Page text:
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Sodexo Workers at Texas Christian University Ratify First Union Contract with Local 1000

sodexoOn July 15, over 150 Sodexo USA campus food workers at Texas Christian University (TCU) in Fort Worth, Texas, voted unanimously to ratify their first union contract with UFCW Local 1000. The contract is a victory for the workers and guarantees new wage increases, job security, seniority rights, vacation and sick pay and other union protections, and also restores many of the benefits cut by the company last year. The workers approached UFCW Local 1000 earlier this year with complaints of severe cuts to their benefits, vacations, and hourly schedules, which prompted their desire to form a union.

“It was so inspiring to see these workers bargain their first contract,” UFCW Local 1000 Secretary-Treasurer Casey Williams said. “It was an honor to sit down next to them at the negotiating table and fight for their seniority, vacations, and raises.”

“The UFCW did a great job,” said Roy Papajohn, a Sodexo worker and UFCW negotiating committeeman. “The talks were civil and professional. It was a learning experience…both sides were tough in the bargaining, but we were able to find middle ground on areas of disagreement. I feel we reached a fair agreement and TCU workers are happy with the final outcome.”

Sodexo is a French food services and facilities management multinational corporation with U.S. headquarters in Maryland.

Southern California Locals Unite To Support Food 4 Less Grocery Workers

Workers at Southern California Food 4 Less locations from UFCW Locals 1428, 770, 135, 1167, 324, 1442, and 8GS all came together in a strong show of solidarity last week for a fair contract.

Customers standing in support of Food 4 Less workers at Local 770's action.

Kroger, the parent company of Food 4 Less and Ralph’s, has been treating its Food 4 Less employees worse than those at Ralph’s, and when they went into negotiations with workers on June 19th, they offered nothing but takeaways.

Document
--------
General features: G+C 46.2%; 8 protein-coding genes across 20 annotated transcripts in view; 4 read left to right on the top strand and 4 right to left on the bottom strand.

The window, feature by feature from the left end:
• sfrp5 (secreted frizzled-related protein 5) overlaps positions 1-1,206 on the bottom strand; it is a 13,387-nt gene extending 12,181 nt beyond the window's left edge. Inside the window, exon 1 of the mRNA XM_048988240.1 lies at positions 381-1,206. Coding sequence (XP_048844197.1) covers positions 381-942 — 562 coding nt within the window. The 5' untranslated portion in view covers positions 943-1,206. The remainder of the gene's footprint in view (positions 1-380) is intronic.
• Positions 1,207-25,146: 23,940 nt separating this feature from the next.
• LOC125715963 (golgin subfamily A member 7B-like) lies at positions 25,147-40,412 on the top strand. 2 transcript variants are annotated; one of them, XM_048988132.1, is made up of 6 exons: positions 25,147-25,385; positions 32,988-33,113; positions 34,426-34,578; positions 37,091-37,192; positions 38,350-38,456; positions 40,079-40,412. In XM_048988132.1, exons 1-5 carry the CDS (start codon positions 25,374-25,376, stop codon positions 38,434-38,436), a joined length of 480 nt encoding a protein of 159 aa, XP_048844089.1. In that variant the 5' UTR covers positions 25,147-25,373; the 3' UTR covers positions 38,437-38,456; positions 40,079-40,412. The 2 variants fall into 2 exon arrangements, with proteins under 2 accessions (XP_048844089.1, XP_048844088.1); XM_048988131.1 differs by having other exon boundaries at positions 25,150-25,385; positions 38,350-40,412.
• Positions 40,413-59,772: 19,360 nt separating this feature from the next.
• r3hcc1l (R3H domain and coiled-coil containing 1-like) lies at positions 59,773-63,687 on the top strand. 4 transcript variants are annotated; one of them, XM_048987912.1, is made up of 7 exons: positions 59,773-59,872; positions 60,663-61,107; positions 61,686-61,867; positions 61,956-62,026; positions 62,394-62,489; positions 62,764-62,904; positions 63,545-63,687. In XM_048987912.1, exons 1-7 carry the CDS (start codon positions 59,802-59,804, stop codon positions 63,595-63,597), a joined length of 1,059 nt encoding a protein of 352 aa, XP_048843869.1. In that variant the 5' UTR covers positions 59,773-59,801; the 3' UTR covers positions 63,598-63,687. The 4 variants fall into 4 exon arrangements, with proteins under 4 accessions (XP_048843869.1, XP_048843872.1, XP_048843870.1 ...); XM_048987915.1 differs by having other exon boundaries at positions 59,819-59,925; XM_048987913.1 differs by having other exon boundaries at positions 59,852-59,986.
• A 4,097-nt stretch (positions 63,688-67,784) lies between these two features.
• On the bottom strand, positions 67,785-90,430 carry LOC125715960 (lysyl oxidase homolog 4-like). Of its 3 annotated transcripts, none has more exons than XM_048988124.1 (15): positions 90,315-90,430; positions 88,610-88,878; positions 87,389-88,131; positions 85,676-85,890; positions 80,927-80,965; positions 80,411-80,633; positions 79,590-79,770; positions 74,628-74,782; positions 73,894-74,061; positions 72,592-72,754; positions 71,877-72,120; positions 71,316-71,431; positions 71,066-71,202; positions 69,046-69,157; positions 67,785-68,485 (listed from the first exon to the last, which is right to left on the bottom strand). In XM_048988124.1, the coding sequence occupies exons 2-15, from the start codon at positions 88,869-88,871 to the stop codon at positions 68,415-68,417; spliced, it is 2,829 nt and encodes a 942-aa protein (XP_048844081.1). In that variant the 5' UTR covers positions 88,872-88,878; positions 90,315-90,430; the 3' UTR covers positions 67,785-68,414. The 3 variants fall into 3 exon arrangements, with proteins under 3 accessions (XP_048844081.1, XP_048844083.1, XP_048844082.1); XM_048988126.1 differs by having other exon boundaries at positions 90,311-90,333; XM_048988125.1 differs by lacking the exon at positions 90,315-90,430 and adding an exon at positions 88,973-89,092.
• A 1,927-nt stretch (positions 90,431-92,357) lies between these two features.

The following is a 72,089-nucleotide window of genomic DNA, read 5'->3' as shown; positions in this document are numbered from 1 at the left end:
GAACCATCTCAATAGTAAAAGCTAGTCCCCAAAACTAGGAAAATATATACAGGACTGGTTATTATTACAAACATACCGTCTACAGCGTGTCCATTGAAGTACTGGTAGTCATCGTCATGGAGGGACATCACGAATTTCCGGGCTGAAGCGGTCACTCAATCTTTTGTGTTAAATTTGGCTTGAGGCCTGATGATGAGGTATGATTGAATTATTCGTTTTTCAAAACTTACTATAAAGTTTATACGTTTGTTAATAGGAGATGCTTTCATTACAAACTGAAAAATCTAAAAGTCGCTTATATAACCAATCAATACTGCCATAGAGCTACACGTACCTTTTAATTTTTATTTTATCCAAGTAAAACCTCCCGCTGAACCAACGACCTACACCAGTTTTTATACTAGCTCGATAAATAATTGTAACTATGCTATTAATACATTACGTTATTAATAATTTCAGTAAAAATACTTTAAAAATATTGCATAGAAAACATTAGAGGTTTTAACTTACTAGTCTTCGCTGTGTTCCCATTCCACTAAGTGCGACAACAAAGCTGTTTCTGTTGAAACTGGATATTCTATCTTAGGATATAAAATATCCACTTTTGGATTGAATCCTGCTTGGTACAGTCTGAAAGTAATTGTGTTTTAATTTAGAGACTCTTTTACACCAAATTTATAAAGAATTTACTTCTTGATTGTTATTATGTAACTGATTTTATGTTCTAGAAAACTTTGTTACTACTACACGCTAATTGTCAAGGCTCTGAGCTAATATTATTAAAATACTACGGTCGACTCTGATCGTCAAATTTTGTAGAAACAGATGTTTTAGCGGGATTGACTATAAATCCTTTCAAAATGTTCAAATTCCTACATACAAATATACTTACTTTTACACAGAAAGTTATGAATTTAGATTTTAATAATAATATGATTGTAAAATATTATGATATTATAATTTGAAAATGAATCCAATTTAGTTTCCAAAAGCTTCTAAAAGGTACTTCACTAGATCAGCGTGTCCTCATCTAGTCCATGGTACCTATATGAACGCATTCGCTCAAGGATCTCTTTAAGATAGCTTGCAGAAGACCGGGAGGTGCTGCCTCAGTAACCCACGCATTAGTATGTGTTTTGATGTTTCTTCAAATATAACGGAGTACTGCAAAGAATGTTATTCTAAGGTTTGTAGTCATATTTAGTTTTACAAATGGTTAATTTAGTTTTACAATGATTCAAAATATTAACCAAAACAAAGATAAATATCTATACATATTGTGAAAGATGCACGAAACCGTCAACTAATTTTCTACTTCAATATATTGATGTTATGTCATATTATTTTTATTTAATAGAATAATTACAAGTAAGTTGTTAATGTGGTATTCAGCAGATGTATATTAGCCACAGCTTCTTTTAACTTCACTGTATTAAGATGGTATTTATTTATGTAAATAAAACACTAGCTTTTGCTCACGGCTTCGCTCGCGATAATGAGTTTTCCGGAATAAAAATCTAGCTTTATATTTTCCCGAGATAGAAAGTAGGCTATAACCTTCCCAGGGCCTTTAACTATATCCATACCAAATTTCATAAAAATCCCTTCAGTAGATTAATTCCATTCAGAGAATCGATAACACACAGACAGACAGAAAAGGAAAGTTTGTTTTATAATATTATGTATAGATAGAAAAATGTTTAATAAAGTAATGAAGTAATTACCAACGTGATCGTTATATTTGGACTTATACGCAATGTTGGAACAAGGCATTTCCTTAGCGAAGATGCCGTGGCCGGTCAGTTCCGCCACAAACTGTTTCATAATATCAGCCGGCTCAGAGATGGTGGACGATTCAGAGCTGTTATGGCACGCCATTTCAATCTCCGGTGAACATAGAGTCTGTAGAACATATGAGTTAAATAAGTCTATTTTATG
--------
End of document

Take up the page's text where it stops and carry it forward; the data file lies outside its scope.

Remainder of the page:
Not willing to stand for unfair treatment, on June 26th a majority of members from the local unions voted overwhelmingly to strike should one become necessary. But after returning to the bargaining table on July 2nd, Kroger’s offer was no better.

So this week, on Wednesday July 9th, members and workers from each of the Food 4 Less locals came out in full force to hold actions at dozens of Food 4 Less stores across southern California. There, they asked customers and community members to stand with them in their fight for a fair contract, and were met with an outpouring  of positive feedback.

UFCW members collected signatures from customers pledging their support for the workers, passed out information, and proudly wore their solidarity buttons at the actions.

At one of the actions attended by members of Local 1428, workers from non-unionized retailers like Big Lots and Lowry’s came out to support the workers, and talked about how they wished they had union representation at their workplaces.

The locals will return to the bargaining table again within the next few weeks, strong and united.

An assistant manager at Big Lots signs a petition in support of Food 4 Less workers at the Local 1428 action.

A Food 4 Less worker wears her "Hard Work Fair Pay" button.

Passing out info about a fair contract to customers and community members.

Increase in Poverty in the U.S. Needs to be Addressed

image via tavistalks.com

image via tavistalks.com

One in four people in the U.S. live in areas with a poverty rate of at least 20 percent, according to a new U.S. Census Bureau report. The report, titled Changes in Areas With Concentrated Poverty: 2000 to 2010, reveals that the number of people living in poverty areas increased from 49.5 million (18.0 percent) in 2000 to 77.4 million (25.7 percent) in 2008 to 2012. Although minorities and households headed by single mothers were at the greatest risk of living in poverty, this report shows that the entire country was affected by the spike in poverty, regardless of race.

Clearly, more needs to be done to help the many Americans living in poverty and raising the minimum wage from the current federal rate of $7.25 to the proposed $10.10 per hour is a good place to start.  A few months ago, Senate Republicans turned their backs on American workers everywhere by failing to advance legislation to raise the federal minimum wage to $10.10 an hour and index it to inflation.  This is simply wrong, and 18 states from California to New Jersey have refused to sit by, raising their own minimum wage to levels higher than the federal rate.  But that’s not enough.  All Americans deserve a living wage, and this problem calls for a federal solution.  This is an election year, and the UFCW urges Senate Republicans to think about the many voters in their districts who are living in poverty and raise the minimum wage.